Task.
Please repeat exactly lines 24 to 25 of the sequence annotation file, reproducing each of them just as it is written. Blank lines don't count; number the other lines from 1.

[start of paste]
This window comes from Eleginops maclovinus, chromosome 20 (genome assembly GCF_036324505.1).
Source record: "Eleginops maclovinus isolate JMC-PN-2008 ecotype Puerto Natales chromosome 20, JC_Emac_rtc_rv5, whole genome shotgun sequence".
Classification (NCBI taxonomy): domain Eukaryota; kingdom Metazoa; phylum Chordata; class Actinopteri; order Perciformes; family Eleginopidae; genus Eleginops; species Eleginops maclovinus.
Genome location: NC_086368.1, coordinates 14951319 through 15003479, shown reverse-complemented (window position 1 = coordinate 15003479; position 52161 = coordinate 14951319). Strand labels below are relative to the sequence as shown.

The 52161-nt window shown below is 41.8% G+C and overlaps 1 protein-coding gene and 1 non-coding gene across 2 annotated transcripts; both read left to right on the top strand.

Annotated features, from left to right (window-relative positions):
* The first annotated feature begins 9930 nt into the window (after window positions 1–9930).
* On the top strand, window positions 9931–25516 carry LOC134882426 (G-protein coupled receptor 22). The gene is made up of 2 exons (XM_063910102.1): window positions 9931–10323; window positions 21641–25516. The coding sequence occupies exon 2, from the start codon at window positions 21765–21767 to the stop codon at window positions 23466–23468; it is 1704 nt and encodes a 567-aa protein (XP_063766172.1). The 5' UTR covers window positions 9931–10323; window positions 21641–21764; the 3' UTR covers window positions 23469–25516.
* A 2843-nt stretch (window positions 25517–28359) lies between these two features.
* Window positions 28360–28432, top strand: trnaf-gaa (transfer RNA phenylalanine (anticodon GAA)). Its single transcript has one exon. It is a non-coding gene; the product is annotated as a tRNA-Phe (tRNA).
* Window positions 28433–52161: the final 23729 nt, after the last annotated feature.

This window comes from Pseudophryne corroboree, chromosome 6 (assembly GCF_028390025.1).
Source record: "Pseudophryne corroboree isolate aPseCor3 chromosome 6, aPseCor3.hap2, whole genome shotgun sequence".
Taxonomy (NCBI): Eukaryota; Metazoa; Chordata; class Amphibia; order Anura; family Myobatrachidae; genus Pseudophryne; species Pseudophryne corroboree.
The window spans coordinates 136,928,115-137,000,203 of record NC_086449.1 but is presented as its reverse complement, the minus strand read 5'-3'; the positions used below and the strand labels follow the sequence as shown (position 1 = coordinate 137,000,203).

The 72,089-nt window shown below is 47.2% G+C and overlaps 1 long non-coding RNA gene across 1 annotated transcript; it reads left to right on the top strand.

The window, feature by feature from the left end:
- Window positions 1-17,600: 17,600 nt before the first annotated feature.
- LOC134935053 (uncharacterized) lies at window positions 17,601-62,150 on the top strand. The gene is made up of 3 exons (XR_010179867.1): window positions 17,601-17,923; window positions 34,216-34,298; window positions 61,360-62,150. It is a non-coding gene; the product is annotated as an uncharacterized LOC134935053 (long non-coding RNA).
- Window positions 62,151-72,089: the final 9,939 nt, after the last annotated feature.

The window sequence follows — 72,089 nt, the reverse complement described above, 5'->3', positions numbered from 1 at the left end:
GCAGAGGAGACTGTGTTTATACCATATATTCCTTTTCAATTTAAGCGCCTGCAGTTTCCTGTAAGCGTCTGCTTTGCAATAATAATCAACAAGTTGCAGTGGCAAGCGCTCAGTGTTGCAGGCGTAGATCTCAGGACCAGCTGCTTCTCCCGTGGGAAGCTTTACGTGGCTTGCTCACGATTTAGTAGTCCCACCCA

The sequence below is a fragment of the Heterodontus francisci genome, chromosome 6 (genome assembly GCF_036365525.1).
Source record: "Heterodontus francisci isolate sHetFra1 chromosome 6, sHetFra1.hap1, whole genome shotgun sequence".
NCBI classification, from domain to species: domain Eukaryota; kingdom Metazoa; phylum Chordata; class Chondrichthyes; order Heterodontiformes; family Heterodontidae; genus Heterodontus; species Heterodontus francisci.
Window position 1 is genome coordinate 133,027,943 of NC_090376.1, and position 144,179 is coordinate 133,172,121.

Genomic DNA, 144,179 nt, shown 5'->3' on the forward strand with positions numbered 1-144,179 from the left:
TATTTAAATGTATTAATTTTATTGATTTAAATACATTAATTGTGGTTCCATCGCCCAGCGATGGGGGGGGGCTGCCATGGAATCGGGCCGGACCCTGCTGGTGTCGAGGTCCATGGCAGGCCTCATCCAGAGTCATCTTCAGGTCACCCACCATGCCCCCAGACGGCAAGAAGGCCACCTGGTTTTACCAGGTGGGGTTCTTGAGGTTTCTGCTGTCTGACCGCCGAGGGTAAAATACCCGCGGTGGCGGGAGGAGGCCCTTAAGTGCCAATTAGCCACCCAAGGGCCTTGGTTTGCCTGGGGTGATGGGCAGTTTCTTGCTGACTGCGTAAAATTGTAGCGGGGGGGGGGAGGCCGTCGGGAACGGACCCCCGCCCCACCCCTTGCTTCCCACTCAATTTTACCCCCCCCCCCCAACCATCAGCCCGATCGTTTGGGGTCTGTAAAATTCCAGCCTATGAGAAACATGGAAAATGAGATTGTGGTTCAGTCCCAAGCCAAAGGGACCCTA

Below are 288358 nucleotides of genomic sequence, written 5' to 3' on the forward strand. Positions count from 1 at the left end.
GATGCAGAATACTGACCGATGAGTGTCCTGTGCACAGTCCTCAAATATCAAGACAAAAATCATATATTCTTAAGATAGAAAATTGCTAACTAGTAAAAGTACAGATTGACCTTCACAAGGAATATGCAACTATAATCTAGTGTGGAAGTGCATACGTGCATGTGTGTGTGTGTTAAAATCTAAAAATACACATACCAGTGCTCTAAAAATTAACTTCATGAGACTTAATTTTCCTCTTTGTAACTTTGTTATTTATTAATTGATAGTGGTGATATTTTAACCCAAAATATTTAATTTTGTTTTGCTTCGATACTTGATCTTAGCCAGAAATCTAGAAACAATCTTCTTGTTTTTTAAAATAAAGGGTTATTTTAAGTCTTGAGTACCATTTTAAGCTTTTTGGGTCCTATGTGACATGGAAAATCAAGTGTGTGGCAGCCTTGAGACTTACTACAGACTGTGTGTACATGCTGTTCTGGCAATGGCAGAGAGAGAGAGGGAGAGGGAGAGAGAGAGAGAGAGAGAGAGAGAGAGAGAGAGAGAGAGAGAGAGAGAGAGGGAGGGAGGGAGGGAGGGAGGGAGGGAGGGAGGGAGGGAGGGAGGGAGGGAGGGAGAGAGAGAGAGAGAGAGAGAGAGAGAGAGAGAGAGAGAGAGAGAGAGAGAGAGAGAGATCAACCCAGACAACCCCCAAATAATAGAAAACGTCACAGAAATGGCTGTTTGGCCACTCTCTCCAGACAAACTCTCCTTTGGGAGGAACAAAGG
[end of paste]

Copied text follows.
Source record: "Heterodontus francisci isolate sHetFra1 chromosome 6, sHetFra1.hap1, whole genome shotgun sequence".
NCBI classification, from domain to species: domain Eukaryota; kingdom Metazoa; phylum Chordata; class Chondrichthyes; order Heterodontiformes; family Heterodontidae; genus Heterodontus; species Heterodontus francisci.